When one of them dies you realize

Parents are like limbs:

They don’t stop hurting amputated.

Moaning theatrically to tell the world

How long suffering she has been,

The one who hasn’t died draws up

At the threshold to her chamber,

One hand on the peeling door frame

Apparently to keep standing.

I can only see the back of her

As I go on pacing the hall.

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Ars Poetica-2

Some think of them as nightmares. Of course even “nightmare” originally referred to a wicked mare rearing over the sleeper in the night, waking them in a panic by making it hard to breathe. Like every word ever invented it is at bottom an image, an incident, a scene that speaks of something both bigger and smaller, less abstract than itself. There are many such creatures whose beauty, as Rilke famously said, is nothing but the beginning of terror: nightmares giving life something that comes close to but never quite becomes meaning. Unlike other strings of sounds that give meaning in more straightforward or practical ways, they are truer than reality.

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Nazem Elsayed in one block

The formalist: a ramble

Ard ma’zulah bin-nawm (A land isolated by sleep), Beirut: Riyad El-Rayyes, 2007

Manzil al-ukht as-sughra (The little sister’s house), Beirut: Riyad El-Rayyes, 2009

The body confronts the world. It is alive, it comes forth, it has burst into consciousness. That is borne out when the senses operate, the brain processes perception. Instantly, objects take on meaning. Thus “The Truth About My Knee” from Manzil al-ukht as-sughra: It occurs to me at the height of darkness/To jump out of bed and smoke/But instead I place my knee on your back which like you is asleep/And thinks my knee is a dream/Get up/The eyes are more beautiful than the night you lock up in your head/Darkness is one thing/Night is another thing/Get up so you can see my knee in reality/Bent in walking and in the fancy of walking. Hence one of several possible prognoses of the moment of confrontation – the only one that interests me, really – in which the meaning that objects have taken on fits into some narrative of the self (an oversophisticated side-effect of language, arguably: this omnipresence of a self).

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How far is Mahmoud Abdelghani

A book picked up by coincidence leaves Youssef Rakha aquiver

How far is Don Quixote: the title reads much better in Arabic, but this – more or less – is what it means. The latest book by one of Morocco’s best respected prose poets, Mahmoud Abdelghani (b. 1967), Kam yab’ud Don Kishot (Beirut: Dar Al-Nahda, 2007) builds on three previous collections of poetry and a number of translations and critical theses (Abdelghani is a professor of Arabic literature in Rabat). But does the Don Quixote in the title have anything to do with Cervantes’ hero?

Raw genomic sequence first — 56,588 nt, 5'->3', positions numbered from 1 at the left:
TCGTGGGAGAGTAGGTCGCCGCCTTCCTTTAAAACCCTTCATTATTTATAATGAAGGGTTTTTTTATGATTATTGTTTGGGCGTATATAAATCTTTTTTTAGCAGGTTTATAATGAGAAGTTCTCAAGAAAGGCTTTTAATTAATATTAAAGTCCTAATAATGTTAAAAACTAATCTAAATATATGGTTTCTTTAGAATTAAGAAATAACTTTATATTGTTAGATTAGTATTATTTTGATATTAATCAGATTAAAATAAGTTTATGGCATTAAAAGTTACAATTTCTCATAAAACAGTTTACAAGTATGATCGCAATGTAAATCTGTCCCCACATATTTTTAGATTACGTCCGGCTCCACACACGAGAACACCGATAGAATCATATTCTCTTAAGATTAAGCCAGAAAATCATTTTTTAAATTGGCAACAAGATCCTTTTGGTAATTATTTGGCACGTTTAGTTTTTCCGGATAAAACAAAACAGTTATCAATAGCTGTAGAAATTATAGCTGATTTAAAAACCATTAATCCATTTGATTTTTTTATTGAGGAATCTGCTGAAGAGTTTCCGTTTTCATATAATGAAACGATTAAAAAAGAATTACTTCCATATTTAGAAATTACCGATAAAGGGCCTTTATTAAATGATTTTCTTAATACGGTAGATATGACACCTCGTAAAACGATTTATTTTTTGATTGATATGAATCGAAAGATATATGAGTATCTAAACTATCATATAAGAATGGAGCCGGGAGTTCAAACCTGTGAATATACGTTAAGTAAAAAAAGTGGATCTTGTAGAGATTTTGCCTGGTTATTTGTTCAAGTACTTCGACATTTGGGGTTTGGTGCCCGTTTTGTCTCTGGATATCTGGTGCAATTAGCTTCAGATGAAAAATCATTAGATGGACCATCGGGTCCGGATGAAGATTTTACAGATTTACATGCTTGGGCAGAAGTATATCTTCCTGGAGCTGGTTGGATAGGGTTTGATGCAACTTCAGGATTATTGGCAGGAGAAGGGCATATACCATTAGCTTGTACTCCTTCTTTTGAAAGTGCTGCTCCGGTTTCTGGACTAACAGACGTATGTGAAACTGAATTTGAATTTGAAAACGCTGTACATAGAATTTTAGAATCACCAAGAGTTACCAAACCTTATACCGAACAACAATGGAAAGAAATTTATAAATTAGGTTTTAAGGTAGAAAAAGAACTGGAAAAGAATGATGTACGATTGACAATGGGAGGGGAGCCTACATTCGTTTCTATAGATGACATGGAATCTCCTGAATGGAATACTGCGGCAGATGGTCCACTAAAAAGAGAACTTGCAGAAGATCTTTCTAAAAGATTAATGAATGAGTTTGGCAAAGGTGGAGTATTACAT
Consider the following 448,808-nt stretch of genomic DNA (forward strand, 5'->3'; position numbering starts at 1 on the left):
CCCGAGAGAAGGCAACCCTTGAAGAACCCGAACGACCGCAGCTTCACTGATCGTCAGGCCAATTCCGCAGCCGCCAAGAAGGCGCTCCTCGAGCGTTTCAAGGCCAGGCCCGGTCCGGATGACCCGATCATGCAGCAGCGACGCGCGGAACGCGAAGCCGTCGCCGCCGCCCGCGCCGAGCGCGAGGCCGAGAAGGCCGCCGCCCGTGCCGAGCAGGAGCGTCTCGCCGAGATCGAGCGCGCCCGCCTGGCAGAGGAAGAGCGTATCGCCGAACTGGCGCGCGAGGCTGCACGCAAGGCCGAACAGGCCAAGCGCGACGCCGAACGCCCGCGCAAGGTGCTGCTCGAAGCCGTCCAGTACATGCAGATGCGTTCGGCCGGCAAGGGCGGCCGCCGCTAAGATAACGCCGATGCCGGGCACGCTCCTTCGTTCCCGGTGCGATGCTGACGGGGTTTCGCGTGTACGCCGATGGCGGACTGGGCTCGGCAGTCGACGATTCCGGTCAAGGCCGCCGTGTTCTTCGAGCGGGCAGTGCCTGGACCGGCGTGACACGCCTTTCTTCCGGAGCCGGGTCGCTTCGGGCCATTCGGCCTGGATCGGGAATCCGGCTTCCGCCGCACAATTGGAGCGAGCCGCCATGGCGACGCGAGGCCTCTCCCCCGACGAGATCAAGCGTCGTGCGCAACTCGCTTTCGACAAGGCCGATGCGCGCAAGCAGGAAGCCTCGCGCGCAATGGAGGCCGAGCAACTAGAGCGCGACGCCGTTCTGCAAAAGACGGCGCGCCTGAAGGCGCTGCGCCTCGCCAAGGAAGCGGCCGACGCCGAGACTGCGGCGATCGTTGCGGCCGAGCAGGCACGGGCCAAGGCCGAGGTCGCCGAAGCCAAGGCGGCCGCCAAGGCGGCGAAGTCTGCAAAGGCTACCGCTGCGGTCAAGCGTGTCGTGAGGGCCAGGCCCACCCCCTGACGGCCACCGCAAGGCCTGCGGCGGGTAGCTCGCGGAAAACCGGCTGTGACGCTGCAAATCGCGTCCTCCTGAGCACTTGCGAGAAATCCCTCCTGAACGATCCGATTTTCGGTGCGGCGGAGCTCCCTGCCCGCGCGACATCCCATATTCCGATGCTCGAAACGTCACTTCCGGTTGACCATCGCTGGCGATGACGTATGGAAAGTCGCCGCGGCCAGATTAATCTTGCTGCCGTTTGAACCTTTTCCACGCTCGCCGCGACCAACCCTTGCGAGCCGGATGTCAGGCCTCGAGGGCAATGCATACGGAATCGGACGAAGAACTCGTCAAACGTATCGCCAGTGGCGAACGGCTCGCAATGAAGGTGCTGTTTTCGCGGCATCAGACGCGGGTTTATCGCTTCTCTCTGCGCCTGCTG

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This Is Not Literature, My Love

Iman Mersal, These Are Not Oranges, My Love: Selected Poems, translated by Khaled Mattawa, Riverdale-on-Hudson, New York: The Sheep Meadow Press, 2008

The wall is further than it needs to be

and there is nothing to support me.

An ordinary fall

and bumping into edges

that change places in the dark…

How could I let myself

be so lonely before thirty? (A Dark Alley Suitable for Dance Lessons, 1995)
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Chasing rainbows: Poets of the Emirates

Hashem al Muallim, a cultural editor for a newspaper in Ajman, has not written poetry for three years. Randi Sokoloff / The National

I arrive in Ras al Khaimah the night before my appointment and, drained by travelling non-stop for 12 hours, barely register the atmosphere before going to bed. When you live in Abu Dhabi, it turns out, waking up in Ras al Khaimah can be surreal.

The city is like the UAE capital through the looking glass. It boasts fewer salwar kameezes, for example, but this is made up for by a strong south Indian contingent, seemingly better integrated than Abu Dhabi’s Pashtun community. Either there are more tourists or the tourists are more visible. Emiratis drive leisurely through the hilly terrain, which keeps tapering into promontories until it suddenly levels out in the desert as flat as the plains of Dhafra – and then, when you are least expecting it, the sand gives way to green.